25th Podcast Episode: Judith Dreyer Interview on Beyond50Radio.com with Dan Davis

I cannot believe this is my 25th episode! I began with encouragement, an idea and a love. My friends encouraged me to get my ideas out. My family said its time for a podcast. And, I enjoy the interviewing format. So an idea was born, a plan formed and here I am today so excited to not only share this podcast series with you but my interview on Beyond50Radio. They have a green, environmental track as well as interview folks from all walks of life. They were a joy to work with.

I cannot begin to tell you how satisfying it has been for me to interview. With our ever-growing, expanding and changing technology we can easily get more info out in easy-to-handle bytes based on our personal interests. I have the pleasure and honor of talking to folks deeply passionate about our earth, ones who have offered simple yet timely tips we can use today. I thank you for your time and your sharing.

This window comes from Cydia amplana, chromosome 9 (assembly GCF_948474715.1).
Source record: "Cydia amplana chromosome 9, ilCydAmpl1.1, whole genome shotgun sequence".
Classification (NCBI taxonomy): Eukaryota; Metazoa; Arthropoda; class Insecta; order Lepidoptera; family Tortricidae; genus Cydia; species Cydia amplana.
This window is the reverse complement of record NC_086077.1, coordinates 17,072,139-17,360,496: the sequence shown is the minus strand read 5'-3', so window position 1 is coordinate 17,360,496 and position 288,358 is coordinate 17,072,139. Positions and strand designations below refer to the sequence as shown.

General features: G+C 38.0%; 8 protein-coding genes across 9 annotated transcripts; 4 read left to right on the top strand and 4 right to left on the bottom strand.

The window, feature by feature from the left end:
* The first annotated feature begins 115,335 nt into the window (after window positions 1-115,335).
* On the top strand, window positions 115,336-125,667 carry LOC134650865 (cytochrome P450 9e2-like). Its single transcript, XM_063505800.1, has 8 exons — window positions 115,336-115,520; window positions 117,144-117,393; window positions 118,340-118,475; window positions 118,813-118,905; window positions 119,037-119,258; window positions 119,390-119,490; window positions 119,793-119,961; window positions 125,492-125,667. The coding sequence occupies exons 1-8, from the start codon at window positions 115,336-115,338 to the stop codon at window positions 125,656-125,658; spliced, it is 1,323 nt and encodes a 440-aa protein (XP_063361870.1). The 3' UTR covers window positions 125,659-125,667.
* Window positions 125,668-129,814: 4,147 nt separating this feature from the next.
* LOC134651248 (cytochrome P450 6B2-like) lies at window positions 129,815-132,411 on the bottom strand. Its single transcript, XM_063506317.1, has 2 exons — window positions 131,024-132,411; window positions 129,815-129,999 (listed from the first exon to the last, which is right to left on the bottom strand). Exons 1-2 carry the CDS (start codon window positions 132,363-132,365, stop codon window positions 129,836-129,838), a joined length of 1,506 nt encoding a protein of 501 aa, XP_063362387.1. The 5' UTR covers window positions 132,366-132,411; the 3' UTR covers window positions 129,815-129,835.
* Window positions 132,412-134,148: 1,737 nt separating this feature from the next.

WikiImages / Pixabay

I, like many of you, are deeply concerned about climate changes that seem to be shifting our ability to adjust. If it’s affecting us, then it affecting every element, blade of grass and species on this beautiful planet, we call home. If we could do one better recycling task today, reuse something today, give gratitude for every breath we take today, we will make a difference. The innovations I see says we are making changes, creating incredible solutions, from the ground up!

I enjoy your comments. And appreciate you sharing these podcasts. I send each of you my heartfelt thanks.

Judith

 

Podcast: Meet Janet Verney: Wellness Designer

Description: Janet Verney shares her journey of seeking a diagnosis from a serious but unsolved lung ailment, undergoing multiple and complicated testing to letting go. It’s not an easy task to find health solutions but Janet’s journey inspires us as she learned about gut health, the detrimental effects of NSAIDS, (non- steroidal,  anti-inflammatory drugs, usually over the counter) and more. She offers practical health tips as she recounts her journey.